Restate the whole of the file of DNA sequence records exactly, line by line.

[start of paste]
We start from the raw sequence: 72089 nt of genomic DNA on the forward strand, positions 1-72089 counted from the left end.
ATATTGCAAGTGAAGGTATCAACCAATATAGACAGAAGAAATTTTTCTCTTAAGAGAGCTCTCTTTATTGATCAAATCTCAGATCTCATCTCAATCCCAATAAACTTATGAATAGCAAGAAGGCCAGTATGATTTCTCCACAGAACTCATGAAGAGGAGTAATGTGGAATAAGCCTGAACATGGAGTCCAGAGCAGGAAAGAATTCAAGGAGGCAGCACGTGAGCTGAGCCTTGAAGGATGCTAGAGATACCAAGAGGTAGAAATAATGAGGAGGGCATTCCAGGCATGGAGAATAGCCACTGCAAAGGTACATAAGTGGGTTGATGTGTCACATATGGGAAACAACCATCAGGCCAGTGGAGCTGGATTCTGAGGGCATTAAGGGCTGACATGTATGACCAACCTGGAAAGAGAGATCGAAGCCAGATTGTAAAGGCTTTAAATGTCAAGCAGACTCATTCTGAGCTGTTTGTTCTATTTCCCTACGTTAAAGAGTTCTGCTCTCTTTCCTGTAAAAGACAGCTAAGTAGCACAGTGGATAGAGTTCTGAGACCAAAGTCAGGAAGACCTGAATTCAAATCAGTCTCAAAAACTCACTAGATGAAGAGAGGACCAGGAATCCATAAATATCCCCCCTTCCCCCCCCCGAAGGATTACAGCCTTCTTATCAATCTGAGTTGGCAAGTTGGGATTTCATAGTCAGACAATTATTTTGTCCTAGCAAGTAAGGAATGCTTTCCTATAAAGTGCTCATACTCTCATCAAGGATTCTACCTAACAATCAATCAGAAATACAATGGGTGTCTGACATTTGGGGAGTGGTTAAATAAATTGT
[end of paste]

We start from the raw sequence: 72089 nt of genomic DNA on the forward strand, positions 1-72089 counted from the left end.
ATATTGCAAGTGAAGGTATCAACCAATATAGACAGAAGAAATTTTTCTCTTAAGAGAGCTCTCTTTATTGATCAAATCTCAGATCTCATCTCAATCCCAATAAACTTATGAATAGCAAGAAGGCCAGTATGATTTCTCCACAGAACTCATGAAGAGGAGTAATGTGGAATAAGCCTGAACATGGAGTCCAGAGCAGGAAAGAATTCAAGGAGGCAGCACGTGAGCTGAGCCTTGAAGGATGCTAGAGATACCAAGAGGTAGAAATAATGAGGAGGGCATTCCAGGCATGGAGAATAGCCACTGCAAAGGTACATAAGTGGGTTGATGTGTCACATATGGGAAACAACCATCAGGCCAGTGGAGCTGGATTCTGAGGGCATTAAGGGCTGACATGTATGACCAACCTGGAAAGAGAGATCGAAGCCAGATTGTAAAGGCTTTAAATGTCAAGCAGACTCATTCTGAGCTGTTTGTTCTATTTCCCTACGTTAAAGAGTTCTGCTCTCTTTCCTGTAAAAGACAGCTAAGTAGCACAGTGGATAGAGTTCTGAGACCAAAGTCAGGAAGACCTGAATTCAAATCAGTCTCAAAAACTCACTAGATGAAGAGAGGACCAGGAATCCATAAATATCCCCCCTTCCCCCCCCCGAAGGATTACAGCCTTCTTATCAATCTGAGTTGGCAAGTTGGGATTTCATAGTCAGACAATTATTTTGTCCTAGCAAGTAAGGAATGCTTTCCTATAAAGTGCTCATACTCTCATCAAGGATTCTACCTAACAATCAATCAGAAATACAATGGGTGTCTGACATTTGGGGAGTGGTTAAATAAATTGT